Unlike the simple inflorescences
mentioned at the beginning of this post,
palm inflorescences complete most of
their development within their large,
protective bracts.  No new branches or
flowers will form after the bracts open. In
many, such as this Rhopaloblaste, the
flowers will continue to expand for a
while, and may open over a prolonged
period of time in order to attract trap-
lining insects. 
The inflorescences of palms, despite being rather large, appear to be fairly simple assemblages of small flowers, yet some of them behave in much the same way as the Titan Arum.  I made my discovery of these palm "superflowers" as a graduate student, first in Costa Rica, and later in New Guinea.

After waiting for a few hours at the edge of a swamp in Costa Rica, I found that inflorescences of a species of Bactris opened abruptly at dusk, displaying unopened male flowers and active female flowers nestled within them. The inflorescence emitted a musky odor, which attracted a variety of small flies, bees, and beetles. The male flowers opened to release their pollen 24 hours later. I observed the same thing in another species of Bactris later.

A year later, I was in Papua New Guinea and observed a nearly identical process in a species of Hydriastele.  I was able to get more detailed pictures of male and female flowers, along with their insect visitors, which I share below.

Though it consists of a number of branches, the inflorescences
of Bactris guineensis behave the same as that of the Titan Arum. Female
flowers, hidden among the larger male flowers, are
receptive to pollen soon after the large, fibrous bract opens.

When the bract of a Hydriastele microspadix inflorescence splits
open, the flowers are all mature, and arranged in triads of
two large male flowers with a tiny female flower between them.  


When the flowers are first exposed, the stigmas of the tiny female flowers, seen at the left between pairs of male flowers, are exposed, sticky, and receptive to pollen..  The male flowers (right) only open 24 hours later to release their pollen.  During the female phase, tiny flies and weevils are already present, attracted by the scent of the unopened male flowers.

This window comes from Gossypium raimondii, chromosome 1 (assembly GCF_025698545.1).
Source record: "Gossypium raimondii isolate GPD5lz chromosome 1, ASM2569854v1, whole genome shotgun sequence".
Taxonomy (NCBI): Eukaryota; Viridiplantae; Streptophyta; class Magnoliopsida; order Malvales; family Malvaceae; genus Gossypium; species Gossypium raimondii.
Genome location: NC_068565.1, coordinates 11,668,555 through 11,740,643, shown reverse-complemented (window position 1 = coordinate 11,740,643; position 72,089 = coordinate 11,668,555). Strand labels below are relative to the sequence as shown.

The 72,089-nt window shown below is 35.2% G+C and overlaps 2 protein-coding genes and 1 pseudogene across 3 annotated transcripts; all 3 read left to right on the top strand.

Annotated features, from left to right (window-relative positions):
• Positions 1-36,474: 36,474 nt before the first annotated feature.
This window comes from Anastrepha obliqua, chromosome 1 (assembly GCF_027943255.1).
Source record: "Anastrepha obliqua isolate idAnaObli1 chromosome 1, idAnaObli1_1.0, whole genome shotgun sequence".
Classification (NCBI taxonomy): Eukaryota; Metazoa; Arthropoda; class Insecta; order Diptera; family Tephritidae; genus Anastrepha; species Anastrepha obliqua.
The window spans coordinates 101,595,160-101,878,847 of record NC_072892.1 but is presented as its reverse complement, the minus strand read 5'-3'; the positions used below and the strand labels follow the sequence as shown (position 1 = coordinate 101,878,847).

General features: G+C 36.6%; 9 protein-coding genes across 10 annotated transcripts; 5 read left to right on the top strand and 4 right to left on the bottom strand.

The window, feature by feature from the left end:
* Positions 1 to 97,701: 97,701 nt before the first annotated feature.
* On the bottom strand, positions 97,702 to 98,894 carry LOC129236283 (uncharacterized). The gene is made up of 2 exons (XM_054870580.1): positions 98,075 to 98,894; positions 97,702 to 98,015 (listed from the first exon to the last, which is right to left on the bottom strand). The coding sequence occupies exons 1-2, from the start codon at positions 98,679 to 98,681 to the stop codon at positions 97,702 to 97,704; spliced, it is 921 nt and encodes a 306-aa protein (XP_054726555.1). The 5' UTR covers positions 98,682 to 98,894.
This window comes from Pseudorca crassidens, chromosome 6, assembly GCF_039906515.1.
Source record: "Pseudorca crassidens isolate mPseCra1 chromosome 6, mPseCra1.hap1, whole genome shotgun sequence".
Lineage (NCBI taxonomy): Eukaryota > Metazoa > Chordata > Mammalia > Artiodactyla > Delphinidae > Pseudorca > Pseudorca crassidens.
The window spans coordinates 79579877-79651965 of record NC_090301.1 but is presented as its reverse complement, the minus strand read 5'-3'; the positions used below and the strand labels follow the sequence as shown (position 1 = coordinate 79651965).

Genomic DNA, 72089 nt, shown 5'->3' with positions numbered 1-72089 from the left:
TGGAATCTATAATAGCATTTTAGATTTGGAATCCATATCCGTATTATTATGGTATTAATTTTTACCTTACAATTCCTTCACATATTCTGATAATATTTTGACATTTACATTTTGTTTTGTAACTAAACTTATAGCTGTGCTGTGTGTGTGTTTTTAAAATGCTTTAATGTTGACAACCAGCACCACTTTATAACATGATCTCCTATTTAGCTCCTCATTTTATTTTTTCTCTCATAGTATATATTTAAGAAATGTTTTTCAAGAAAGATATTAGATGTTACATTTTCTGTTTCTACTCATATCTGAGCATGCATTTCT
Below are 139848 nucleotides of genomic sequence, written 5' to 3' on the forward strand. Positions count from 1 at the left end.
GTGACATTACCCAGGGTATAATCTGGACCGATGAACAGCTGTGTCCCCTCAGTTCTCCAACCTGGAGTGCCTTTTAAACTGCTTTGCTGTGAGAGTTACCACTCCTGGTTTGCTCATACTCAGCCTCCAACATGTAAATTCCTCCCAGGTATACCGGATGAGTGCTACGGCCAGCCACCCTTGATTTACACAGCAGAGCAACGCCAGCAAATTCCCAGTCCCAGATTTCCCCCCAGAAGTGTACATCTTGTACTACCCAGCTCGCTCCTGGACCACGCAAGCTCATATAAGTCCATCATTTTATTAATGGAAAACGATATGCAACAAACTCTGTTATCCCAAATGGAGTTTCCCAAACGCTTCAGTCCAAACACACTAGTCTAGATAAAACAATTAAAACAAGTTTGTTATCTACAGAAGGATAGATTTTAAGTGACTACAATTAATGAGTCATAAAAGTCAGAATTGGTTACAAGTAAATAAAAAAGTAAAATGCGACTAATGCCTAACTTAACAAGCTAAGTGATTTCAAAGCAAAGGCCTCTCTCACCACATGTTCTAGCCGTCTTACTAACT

One further example from the palm family comes from the mangrove palm, Nypa fruiticans, which lives in brackish water around river deltas and estuaries throughout the old world tropics. I spent a day observing them.  Here the female flowers, which are rather bare and uninviting, are borne in a tight globose head at the top of the inflorescence. Male flowers are borne on dense orange-colored spikes below the female flowers.  Brief observations suggested that pollination is accomplished by small flies that land first on the female flower heads, and then crawl down to the spikes of unopened male flowers where they lay their eggs.  Larvae develop within the spikes, feeding on the unopened male flowers, and mature in a few days.  When the new adult flies emerge, the male flowers have opened and are shedding pollen.  The flies are then covered with the sticky pollen and fly off to start a new cycle on another Nypa inflorescence.

Female flowers of Nypa form a dense globose head (left), and appear to provide no nutrition for insects.  The dense male spikes (right), however, provide a place for fly larvae to develop as they feed on the tissues of the unopened male flowers.